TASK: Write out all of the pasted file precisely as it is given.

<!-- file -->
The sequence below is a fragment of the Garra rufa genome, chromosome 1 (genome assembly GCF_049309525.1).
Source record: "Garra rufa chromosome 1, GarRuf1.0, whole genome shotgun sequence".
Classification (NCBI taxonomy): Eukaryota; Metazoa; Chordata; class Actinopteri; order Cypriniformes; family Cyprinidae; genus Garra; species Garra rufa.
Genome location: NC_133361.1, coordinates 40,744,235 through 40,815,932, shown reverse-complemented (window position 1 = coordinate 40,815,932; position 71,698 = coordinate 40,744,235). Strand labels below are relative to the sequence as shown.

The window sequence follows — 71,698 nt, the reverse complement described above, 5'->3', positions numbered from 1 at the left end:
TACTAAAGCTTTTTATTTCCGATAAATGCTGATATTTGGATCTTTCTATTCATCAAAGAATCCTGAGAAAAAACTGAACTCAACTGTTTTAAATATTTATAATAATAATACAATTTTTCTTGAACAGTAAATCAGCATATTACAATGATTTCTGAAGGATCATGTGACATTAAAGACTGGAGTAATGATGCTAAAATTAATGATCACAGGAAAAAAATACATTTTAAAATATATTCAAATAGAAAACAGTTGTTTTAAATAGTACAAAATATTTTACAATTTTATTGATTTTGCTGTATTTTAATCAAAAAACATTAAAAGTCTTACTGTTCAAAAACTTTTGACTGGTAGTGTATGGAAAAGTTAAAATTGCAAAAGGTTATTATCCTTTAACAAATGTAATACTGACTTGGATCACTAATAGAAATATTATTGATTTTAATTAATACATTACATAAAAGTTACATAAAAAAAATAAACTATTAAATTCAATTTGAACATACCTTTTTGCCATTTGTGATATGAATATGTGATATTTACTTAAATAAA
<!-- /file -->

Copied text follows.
The sequence below is a fragment of the Garra rufa genome, chromosome 1 (genome assembly GCF_049309525.1).
Source record: "Garra rufa chromosome 1, GarRuf1.0, whole genome shotgun sequence".
Classification (NCBI taxonomy): Eukaryota; Metazoa; Chordata; class Actinopteri; order Cypriniformes; family Cyprinidae; genus Garra; species Garra rufa.
Genome location: NC_133361.1, coordinates 40,744,235 through 40,815,932, shown reverse-complemented (window position 1 = coordinate 40,815,932; position 71,698 = coordinate 40,744,235). Strand labels below are relative to the sequence as shown.

The window sequence follows — 71,698 nt, the reverse complement described above, 5'->3', positions numbered from 1 at the left end:
TACTAAAGCTTTTTATTTCCGATAAATGCTGATATTTGGATCTTTCTATTCATCAAAGAATCCTGAGAAAAAACTGAACTCAACTGTTTTAAATATTTATAATAATAATACAATTTTTCTTGAACAGTAAATCAGCATATTACAATGATTTCTGAAGGATCATGTGACATTAAAGACTGGAGTAATGATGCTAAAATTAATGATCACAGGAAAAAAATACATTTTAAAATATATTCAAATAGAAAACAGTTGTTTTAAATAGTACAAAATATTTTACAATTTTATTGATTTTGCTGTATTTTAATCAAAAAACATTAAAAGTCTTACTGTTCAAAAACTTTTGACTGGTAGTGTATGGAAAAGTTAAAATTGCAAAAGGTTATTATCCTTTAACAAATGTAATACTGACTTGGATCACTAATAGAAATATTATTGATTTTAATTAATACATTACATAAAAGTTACATAAAAAAAATAAACTATTAAATTCAATTTGAACATACCTTTTTGCCATTTGTGATATGAATATGTGATATTTACTTAAATAAA